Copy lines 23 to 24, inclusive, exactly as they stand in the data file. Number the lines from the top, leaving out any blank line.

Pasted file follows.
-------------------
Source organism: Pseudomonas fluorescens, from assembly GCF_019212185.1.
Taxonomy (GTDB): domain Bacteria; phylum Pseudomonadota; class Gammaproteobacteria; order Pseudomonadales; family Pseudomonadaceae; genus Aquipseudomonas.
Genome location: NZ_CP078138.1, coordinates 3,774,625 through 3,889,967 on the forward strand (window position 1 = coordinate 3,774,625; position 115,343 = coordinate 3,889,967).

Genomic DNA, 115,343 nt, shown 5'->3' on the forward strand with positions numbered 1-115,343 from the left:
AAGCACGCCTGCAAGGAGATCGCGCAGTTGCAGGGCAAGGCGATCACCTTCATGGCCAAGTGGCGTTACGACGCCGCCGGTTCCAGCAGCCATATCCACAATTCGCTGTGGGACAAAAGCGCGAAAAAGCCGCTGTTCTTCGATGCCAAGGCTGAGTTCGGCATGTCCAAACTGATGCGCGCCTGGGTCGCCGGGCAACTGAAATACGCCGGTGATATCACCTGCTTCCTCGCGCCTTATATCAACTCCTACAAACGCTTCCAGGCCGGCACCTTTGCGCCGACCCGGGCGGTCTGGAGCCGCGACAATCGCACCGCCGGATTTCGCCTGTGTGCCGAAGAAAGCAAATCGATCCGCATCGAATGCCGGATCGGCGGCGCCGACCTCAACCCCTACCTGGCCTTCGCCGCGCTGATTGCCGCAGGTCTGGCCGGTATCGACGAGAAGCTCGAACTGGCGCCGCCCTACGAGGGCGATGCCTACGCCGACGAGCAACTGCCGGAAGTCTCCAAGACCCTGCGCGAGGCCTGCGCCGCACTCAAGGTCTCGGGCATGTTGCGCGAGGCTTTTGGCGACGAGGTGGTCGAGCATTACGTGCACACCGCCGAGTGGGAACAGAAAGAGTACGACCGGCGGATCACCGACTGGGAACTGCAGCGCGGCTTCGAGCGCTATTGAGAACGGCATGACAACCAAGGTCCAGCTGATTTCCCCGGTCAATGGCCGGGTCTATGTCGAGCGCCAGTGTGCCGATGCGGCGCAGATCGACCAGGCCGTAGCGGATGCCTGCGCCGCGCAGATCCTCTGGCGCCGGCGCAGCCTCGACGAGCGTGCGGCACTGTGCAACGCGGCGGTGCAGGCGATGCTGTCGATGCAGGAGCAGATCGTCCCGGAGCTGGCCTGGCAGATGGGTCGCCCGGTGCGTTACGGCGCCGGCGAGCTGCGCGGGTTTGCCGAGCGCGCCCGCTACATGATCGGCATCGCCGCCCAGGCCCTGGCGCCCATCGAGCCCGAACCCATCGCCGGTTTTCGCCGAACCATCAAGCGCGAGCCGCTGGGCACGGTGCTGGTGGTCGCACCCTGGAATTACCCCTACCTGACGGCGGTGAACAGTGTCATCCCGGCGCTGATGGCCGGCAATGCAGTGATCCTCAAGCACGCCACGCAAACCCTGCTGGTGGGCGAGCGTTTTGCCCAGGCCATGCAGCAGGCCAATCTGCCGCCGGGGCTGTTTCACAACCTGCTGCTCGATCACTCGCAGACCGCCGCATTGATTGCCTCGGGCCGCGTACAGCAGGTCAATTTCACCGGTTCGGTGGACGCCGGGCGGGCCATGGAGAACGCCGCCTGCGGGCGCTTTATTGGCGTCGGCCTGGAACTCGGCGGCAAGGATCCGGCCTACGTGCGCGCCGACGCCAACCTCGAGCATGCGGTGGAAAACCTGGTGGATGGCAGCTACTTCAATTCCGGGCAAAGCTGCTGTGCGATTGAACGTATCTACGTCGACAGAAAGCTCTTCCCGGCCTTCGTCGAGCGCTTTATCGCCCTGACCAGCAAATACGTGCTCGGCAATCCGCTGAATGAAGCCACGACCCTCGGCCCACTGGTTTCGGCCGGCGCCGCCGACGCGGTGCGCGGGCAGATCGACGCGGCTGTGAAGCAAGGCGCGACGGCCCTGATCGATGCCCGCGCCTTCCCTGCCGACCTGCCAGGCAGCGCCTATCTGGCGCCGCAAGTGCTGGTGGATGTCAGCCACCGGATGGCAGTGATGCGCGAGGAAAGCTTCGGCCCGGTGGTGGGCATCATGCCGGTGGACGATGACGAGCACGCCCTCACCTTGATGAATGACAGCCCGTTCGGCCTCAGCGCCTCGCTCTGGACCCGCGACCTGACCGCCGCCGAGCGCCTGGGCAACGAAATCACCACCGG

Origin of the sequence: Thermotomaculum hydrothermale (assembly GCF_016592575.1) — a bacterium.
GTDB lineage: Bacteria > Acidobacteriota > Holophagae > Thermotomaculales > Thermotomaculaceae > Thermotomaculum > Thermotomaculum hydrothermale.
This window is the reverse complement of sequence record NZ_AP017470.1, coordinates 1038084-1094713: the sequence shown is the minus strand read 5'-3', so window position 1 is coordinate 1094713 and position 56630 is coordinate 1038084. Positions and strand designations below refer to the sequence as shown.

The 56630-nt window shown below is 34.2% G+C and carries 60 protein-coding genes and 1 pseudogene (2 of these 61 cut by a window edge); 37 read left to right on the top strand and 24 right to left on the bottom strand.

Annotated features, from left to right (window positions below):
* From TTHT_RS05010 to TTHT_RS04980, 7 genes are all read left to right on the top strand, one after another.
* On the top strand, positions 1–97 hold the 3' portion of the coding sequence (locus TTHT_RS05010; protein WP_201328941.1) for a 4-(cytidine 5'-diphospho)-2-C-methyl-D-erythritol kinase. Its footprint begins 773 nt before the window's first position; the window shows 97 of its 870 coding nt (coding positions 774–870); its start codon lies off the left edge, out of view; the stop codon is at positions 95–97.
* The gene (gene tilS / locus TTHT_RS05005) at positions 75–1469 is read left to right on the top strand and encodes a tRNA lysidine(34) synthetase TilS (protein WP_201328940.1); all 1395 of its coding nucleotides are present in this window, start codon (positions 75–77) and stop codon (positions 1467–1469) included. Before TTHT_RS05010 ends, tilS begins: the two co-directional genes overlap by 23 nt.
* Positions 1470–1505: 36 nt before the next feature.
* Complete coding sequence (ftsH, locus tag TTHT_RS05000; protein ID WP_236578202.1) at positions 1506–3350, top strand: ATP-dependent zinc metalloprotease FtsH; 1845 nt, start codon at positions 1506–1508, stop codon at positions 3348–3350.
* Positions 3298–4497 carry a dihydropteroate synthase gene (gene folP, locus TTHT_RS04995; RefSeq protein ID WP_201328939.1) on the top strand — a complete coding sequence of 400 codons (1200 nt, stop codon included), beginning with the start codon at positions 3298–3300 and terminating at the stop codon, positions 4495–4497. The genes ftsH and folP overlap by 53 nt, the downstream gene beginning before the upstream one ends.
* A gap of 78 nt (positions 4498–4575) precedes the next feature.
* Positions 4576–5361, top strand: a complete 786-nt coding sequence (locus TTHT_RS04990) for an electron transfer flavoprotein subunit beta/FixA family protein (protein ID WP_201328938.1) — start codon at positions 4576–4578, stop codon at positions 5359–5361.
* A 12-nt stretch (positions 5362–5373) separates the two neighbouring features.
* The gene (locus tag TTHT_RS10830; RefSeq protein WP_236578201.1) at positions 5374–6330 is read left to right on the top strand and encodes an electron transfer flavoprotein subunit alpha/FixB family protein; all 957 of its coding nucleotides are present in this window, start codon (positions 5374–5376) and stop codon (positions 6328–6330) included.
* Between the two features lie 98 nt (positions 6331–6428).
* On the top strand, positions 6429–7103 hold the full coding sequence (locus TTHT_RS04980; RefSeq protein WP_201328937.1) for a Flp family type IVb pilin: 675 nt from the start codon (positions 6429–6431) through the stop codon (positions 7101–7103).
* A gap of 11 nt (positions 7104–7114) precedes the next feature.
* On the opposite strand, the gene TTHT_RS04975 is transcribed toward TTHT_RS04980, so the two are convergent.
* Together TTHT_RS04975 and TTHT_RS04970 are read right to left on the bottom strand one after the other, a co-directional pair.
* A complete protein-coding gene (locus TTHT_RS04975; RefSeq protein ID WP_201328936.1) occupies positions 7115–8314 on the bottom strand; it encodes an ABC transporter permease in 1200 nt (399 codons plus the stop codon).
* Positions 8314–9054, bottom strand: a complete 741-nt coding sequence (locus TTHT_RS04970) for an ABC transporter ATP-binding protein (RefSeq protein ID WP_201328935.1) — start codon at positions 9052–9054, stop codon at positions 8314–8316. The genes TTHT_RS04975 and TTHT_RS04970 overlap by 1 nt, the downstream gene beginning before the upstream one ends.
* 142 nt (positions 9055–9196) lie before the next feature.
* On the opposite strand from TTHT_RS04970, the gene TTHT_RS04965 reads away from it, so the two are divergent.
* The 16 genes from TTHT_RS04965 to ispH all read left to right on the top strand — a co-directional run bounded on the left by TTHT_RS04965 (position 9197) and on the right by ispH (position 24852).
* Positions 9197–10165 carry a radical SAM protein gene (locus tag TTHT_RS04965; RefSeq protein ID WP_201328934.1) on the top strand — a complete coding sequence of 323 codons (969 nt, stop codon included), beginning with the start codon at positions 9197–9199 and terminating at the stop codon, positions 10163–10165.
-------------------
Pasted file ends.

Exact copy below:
* A gap of 11 nt (positions 7104–7114) precedes the next feature.
* On the opposite strand, the gene TTHT_RS04975 is transcribed toward TTHT_RS04980, so the two are convergent.